Security Market Segment LS
Wednesday, 13 September 2017 08:34

Security researcher claims numerous flaws in Dlink 850L router Featured

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A security researcher has published details of 10 vulnerabilities in D-Link's 850L wireless AC1200 dual-band gigabit routers, claiming that the device is "overall badly designed with a lot of vulnerabilities".

Pierre Kim said that his analysis of the D-Link 850L came about after a security contest organised by a company where one version of the router (revision A) was used. But he received the other version (revision B) from Amazon and was thus able to find flaws in both versions.

He said that due to some previous difficulties in a previous exchange with D-Link, he had gone ahead and published his findings without informing the vendor. On that occasion, he says he gave D-Link more than 100 days to fix flaws in the DWR-932B.

But, he claims, he was not notified of any fixes, though the company "posted its official answers and patches on their website that the security researcher found 'by chance'."

Kim said the latest firmware for D-Link 850L Revision A was not protected and the image could be trivially forged. The firmware for the latest version of Revision B was password-protected with a hardcoded password, he said. He provided a script whereby the firmware image could be decrypted. 

Secondly, Kim said the Revision A model was vulnerable to cross-site scripting attacks, both on the WAN and LAN interfaces. Analysing PHP files in the /htdocs/web directory, several trivial cross-site scripting flaws could be found, he said, adding that an attacker could use these to target an authenticated user to steal authentication cookies.

The Revision B model lent itself to retrieving the admin password and gaining full access using the custom mD-Link cloud protocol, Kim claimed. This could be done both from the WAN and LAN side.

Additionally, he found that the cloud protocol used on both revisions of the router was weak. "No encryption is provided by default by this technology, it is only a basic TCP relay system. All the traffic is sent over TCP to remote Amazon server without proper encryption," he wrote.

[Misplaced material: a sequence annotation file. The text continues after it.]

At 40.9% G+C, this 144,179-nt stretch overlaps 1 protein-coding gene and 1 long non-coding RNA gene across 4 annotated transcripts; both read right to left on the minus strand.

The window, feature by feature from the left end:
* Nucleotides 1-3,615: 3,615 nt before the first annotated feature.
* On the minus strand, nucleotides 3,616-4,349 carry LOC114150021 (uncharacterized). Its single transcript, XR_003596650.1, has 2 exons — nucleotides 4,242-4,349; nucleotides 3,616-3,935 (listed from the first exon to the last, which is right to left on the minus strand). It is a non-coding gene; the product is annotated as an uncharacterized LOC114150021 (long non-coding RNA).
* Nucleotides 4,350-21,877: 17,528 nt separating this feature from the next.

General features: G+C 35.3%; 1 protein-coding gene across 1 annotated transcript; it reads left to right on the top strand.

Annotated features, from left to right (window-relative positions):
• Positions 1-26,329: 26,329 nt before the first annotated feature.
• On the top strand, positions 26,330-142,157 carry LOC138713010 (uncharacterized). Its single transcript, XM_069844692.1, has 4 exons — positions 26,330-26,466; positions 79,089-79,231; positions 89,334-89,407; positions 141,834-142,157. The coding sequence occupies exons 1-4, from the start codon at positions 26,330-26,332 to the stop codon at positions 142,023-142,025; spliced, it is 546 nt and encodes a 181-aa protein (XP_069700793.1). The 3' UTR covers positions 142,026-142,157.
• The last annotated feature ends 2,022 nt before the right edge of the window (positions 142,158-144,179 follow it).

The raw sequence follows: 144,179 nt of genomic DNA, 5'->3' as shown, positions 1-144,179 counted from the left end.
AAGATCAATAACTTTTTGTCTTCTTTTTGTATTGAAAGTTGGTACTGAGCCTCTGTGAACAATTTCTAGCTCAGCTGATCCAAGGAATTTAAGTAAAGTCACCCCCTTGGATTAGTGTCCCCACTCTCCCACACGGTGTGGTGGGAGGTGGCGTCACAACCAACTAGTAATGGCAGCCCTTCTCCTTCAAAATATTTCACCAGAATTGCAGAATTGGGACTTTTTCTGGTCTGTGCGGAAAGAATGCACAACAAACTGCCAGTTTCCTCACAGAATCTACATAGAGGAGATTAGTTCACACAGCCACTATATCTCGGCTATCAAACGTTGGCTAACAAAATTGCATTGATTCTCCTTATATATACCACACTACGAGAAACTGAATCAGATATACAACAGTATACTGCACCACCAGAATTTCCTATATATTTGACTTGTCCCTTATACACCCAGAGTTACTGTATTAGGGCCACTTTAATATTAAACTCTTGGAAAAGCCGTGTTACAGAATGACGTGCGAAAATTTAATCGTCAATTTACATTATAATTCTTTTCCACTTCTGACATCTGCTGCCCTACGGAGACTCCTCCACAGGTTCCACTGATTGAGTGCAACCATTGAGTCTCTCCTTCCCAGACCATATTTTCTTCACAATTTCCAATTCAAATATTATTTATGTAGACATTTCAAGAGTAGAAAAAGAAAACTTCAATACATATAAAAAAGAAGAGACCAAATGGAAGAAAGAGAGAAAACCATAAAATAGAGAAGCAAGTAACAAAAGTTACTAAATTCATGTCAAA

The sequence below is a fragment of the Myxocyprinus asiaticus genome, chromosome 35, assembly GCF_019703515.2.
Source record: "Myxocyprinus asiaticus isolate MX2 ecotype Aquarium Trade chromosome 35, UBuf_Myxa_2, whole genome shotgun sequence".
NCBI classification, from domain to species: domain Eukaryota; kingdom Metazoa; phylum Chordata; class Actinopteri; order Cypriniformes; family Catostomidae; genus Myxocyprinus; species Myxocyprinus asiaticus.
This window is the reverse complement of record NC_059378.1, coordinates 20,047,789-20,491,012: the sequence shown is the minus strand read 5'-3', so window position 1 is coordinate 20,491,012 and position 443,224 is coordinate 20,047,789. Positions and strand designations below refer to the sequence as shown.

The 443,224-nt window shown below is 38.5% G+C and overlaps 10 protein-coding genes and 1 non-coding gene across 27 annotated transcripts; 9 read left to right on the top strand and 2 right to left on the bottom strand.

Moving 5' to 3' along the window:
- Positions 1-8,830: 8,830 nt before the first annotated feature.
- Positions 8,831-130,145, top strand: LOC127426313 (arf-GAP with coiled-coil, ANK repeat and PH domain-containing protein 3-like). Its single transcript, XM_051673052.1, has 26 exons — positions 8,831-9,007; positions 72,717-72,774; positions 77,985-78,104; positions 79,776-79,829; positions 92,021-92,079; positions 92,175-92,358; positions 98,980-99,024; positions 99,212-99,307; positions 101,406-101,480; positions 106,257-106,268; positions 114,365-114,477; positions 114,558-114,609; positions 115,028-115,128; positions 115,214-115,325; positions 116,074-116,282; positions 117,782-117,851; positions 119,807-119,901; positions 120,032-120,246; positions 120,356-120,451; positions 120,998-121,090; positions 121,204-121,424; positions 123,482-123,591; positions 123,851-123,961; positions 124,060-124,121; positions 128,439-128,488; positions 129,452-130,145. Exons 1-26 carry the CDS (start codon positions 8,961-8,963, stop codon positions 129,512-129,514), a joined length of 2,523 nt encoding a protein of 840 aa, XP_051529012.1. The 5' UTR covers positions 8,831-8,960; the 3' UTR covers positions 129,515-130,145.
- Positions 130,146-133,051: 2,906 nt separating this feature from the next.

Kim also found that if a revision B device was reset, then one of the init scripts would start with certain arguments which allowed backdoor access from the LAN side.

Another flaw which Kim said exists in both models were stunnel private keys which are hardcoded in the firmware. " The administration can be used using HTTPS. This allows an attacker to do SSL MITM," he said referring to a man-in-the-middle attack.

Kim also identified a file within the system of Revision A that allowed changes in the DNS configuration without checking the authentication of the admin user. "An attacker can bruteforce the nonce (?nonce=integer). There are no limitations of HTTP requests and no authentication method," he pointed out.

Apart from this, he found weak file permissions in both models and credentials stored in clear text. Also, the DHCP client running on Revision B was vulnerable to several command injections as root.

iTWire contacted D-Link on Monday for its take on these findings. On Wednesday night, the company responded, saying it was aware that some flaws had been reported in the D-Link DIR-850L routers. 

"D-Link immediately took action to investigate and work toward finding solutions for these issues. A firmware update will be provided as soon as it becomes available," it added.

Update, 25 September: A D-Link spokesperson responded to iTWire's queries, saying: "On 8 September, a news article reported zero-day flaws with D-Link DIR-850L routers. D-Link immediately took actions to investigate the issues and endeavours to solve them.  A firmware update was provided on 20 September. Please remember to go to the D-Link support site to update your routers."

The spokesperson added: "Additionally, D-Link strongly recommends to take the following actions in the listed order to help protect your privacy. 

  • 1. Reset the router to its default factory setting. 
  • 2. Disable the WAN remote admin feature. 
  • 3. Do not remotely access the router through unauthorized public Wi-Fi.
  • 4. Change the wireless SSID password and PIN code to prevent unauthorised users from accessing the LAN.
  • 5. Change the device’s administrator password. Be sure to use a strong new password.

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Sam Varghese

Sam Varghese has been writing for iTWire since 2006, a year after the site came into existence. For nearly a decade thereafter, he wrote mostly about free and open source software, based on his own use of this genre of software. Since May 2016, he has been writing across many areas of technology. He has been a journalist for nearly 40 years in India (Indian Express and Deccan Herald), the UAE (Khaleej Times) and Australia (Daily Commercial News (now defunct) and The Age). His personal blog is titled Irregular Expression.

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